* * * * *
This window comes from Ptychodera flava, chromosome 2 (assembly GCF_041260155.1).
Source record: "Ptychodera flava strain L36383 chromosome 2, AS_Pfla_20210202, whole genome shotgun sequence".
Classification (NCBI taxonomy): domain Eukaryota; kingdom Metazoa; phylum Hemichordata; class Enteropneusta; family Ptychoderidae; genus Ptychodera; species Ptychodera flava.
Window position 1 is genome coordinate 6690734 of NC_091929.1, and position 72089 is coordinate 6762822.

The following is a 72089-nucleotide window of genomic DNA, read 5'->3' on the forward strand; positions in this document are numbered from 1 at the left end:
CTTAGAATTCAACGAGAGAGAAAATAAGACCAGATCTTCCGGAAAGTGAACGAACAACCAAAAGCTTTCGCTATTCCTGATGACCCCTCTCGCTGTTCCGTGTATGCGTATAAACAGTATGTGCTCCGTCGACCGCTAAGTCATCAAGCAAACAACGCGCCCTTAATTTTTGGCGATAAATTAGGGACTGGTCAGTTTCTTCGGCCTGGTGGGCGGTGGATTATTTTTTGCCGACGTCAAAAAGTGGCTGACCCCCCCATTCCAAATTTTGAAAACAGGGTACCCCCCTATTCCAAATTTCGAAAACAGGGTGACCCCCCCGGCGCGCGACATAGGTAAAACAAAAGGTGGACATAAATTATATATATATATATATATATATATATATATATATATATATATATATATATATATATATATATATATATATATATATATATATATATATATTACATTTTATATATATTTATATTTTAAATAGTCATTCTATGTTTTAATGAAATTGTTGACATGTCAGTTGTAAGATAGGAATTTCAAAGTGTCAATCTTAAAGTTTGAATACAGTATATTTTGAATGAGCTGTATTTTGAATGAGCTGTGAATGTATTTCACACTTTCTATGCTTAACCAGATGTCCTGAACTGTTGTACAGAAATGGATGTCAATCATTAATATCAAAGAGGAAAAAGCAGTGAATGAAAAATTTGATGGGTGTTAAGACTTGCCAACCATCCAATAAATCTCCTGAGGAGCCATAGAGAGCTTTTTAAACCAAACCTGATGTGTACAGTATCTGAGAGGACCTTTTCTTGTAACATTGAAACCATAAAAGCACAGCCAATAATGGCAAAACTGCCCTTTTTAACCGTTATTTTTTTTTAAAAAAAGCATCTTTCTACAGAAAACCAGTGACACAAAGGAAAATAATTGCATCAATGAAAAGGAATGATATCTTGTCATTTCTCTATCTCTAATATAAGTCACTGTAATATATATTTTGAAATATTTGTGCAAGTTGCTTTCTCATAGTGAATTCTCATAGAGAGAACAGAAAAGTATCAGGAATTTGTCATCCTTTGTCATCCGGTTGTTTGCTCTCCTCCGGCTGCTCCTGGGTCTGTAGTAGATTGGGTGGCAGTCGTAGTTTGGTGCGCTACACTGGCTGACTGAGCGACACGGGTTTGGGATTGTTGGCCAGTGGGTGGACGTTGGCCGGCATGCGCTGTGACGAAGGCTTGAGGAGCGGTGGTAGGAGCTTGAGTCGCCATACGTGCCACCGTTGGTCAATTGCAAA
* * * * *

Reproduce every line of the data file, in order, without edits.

This window comes from Ptychodera flava, chromosome 2 (assembly GCF_041260155.1).
Source record: "Ptychodera flava strain L36383 chromosome 2, AS_Pfla_20210202, whole genome shotgun sequence".
Classification (NCBI taxonomy): domain Eukaryota; kingdom Metazoa; phylum Hemichordata; class Enteropneusta; family Ptychoderidae; genus Ptychodera; species Ptychodera flava.
Window position 1 is genome coordinate 6690734 of NC_091929.1, and position 72089 is coordinate 6762822.

The following is a 72089-nucleotide window of genomic DNA, read 5'->3' on the forward strand; positions in this document are numbered from 1 at the left end:
CTTAGAATTCAACGAGAGAGAAAATAAGACCAGATCTTCCGGAAAGTGAACGAACAACCAAAAGCTTTCGCTATTCCTGATGACCCCTCTCGCTGTTCCGTGTATGCGTATAAACAGTATGTGCTCCGTCGACCGCTAAGTCATCAAGCAAACAACGCGCCCTTAATTTTTGGCGATAAATTAGGGACTGGTCAGTTTCTTCGGCCTGGTGGGCGGTGGATTATTTTTTGCCGACGTCAAAAAGTGGCTGACCCCCCCATTCCAAATTTTGAAAACAGGGTACCCCCCTATTCCAAATTTCGAAAACAGGGTGACCCCCCCGGCGCGCGACATAGGTAAAACAAAAGGTGGACATAAATTATATATATATATATATATATATATATATATATATATATATATATATATATATATATATATATATATATATATATATATATATATATATATTACATTTTATATATATTTATATTTTAAATAGTCATTCTATGTTTTAATGAAATTGTTGACATGTCAGTTGTAAGATAGGAATTTCAAAGTGTCAATCTTAAAGTTTGAATACAGTATATTTTGAATGAGCTGTATTTTGAATGAGCTGTGAATGTATTTCACACTTTCTATGCTTAACCAGATGTCCTGAACTGTTGTACAGAAATGGATGTCAATCATTAATATCAAAGAGGAAAAAGCAGTGAATGAAAAATTTGATGGGTGTTAAGACTTGCCAACCATCCAATAAATCTCCTGAGGAGCCATAGAGAGCTTTTTAAACCAAACCTGATGTGTACAGTATCTGAGAGGACCTTTTCTTGTAACATTGAAACCATAAAAGCACAGCCAATAATGGCAAAACTGCCCTTTTTAACCGTTATTTTTTTTTAAAAAAAGCATCTTTCTACAGAAAACCAGTGACACAAAGGAAAATAATTGCATCAATGAAAAGGAATGATATCTTGTCATTTCTCTATCTCTAATATAAGTCACTGTAATATATATTTTGAAATATTTGTGCAAGTTGCTTTCTCATAGTGAATTCTCATAGAGAGAACAGAAAAGTATCAGGAATTTGTCATCCTTTGTCATCCGGTTGTTTGCTCTCCTCCGGCTGCTCCTGGGTCTGTAGTAGATTGGGTGGCAGTCGTAGTTTGGTGCGCTACACTGGCTGACTGAGCGACACGGGTTTGGGATTGTTGGCCAGTGGGTGGACGTTGGCCGGCATGCGCTGTGACGAAGGCTTGAGGAGCGGTGGTAGGAGCTTGAGTCGCCATACGTGCCACCGTTGGTCAATTGCAAA